Tuesday, November 11, 2008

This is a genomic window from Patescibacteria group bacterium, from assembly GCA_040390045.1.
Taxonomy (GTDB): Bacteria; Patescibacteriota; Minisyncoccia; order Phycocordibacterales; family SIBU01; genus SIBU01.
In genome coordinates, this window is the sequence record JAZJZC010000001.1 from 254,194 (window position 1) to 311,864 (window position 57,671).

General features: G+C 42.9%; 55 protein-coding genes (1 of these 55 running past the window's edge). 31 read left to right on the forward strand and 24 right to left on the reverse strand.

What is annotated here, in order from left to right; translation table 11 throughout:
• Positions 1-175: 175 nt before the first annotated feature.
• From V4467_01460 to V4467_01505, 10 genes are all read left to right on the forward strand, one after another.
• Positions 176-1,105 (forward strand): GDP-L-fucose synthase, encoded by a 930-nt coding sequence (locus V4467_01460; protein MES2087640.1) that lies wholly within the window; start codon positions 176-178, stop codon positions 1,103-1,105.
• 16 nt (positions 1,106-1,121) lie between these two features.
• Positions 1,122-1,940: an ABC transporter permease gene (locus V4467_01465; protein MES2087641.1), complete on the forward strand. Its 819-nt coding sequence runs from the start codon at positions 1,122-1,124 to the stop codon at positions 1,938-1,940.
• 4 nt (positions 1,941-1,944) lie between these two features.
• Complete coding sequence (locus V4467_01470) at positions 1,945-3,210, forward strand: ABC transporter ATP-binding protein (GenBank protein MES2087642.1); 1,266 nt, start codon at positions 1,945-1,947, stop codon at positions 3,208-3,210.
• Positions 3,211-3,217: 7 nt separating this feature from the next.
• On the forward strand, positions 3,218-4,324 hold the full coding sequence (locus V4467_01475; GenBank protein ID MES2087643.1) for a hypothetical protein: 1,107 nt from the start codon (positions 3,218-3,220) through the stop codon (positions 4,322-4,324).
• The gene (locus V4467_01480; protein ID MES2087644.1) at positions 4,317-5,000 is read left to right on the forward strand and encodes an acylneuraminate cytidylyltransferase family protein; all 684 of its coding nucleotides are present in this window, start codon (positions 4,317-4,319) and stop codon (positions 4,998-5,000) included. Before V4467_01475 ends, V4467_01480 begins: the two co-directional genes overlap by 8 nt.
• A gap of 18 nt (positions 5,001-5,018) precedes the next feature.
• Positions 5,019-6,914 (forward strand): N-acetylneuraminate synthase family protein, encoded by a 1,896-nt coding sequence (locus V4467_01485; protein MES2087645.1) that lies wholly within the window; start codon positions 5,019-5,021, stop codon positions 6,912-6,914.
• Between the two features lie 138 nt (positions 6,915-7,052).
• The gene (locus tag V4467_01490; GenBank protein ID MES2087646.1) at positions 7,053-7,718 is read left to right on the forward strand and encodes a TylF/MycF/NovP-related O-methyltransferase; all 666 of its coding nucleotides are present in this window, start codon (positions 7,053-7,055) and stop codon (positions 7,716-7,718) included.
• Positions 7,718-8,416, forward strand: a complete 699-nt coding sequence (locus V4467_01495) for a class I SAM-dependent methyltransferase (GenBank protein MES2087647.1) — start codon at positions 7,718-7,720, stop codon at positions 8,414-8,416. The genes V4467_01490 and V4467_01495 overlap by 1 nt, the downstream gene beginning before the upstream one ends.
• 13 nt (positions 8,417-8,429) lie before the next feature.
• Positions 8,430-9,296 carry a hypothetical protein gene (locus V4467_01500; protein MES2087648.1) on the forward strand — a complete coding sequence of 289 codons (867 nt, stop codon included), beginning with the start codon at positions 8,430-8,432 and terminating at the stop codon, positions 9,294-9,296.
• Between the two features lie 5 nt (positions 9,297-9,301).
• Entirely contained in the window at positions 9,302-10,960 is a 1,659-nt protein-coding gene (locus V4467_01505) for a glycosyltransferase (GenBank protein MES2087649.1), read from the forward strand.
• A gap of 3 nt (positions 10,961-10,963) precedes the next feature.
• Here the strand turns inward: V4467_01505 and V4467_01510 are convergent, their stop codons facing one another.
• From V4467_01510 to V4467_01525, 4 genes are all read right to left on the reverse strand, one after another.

The other night I didn't feel like doing anything that required firing more than a minimum of brain synapses, so I went down to browse my roommate's DVD collection. There I noticed a title I'd never heard of, a sort of kung-fu action movie called "Hero." It features Jet Li and had some good-sounding reviews on the back (but don't they all), so decided to watch it. I don't think I had ever watched an entire Chinese or kung-fu film before, so I won't try to write a full review of this one. I would like to comment on the fantastic fight scenes, though. Most of the main characters were very thoughtful and reflective, and this heavily colored the way they fought. In one part, the combatants even stopped, closed their eyes, and continued the contest in their minds for awhile. Ok, so that might sound a little weird, but the battling was just so poetic, and it occurred to me that, not only does the 90s hit video game "Street Fighter" make a lot more sense now, but also people seem to desire the transcendence achieved by these fighters, the ability to rise above our human nature. We want to repel arrows like flies, to face life's challenges with spinning, leaping, soaring duels on top of a quiet mountain lake without getting more than our feet wet. Of course, I'm not saying everyone, or even most people, are consciously entertaining such thoughts, but I'd wager that these sentiments are ingrained in more than just Asian assassins. Maybe it's a desire to be gods, or perhaps a longing to be with Him; in either case, it has long been recognized across the globe that there is more to this life than the eye sees or reason infers, but sometimes as present-day Americans we forget this as we scurry about pursuing our happiness. So our innate longing for transcendence manifests in strange places, like subtitled movies. Fortunately, as a follower of Christ I know that I don't have to bank anything on perfecting that killer swordstrike, or performing any other kind of extra-normal shenanigans. I don't even have to be an ace at the regular stuff. As Paul reminds us, "But he said to me, 'My grace is sufficient for you, for my power is made perfect in weakness.'" (2 Cor. 12:9) And again, "I can do all things through him who strengthens me." (Phil. 4:13) It's quite a relief, if you think about it. Sure saves me a lot of hours at the dojo, anyway.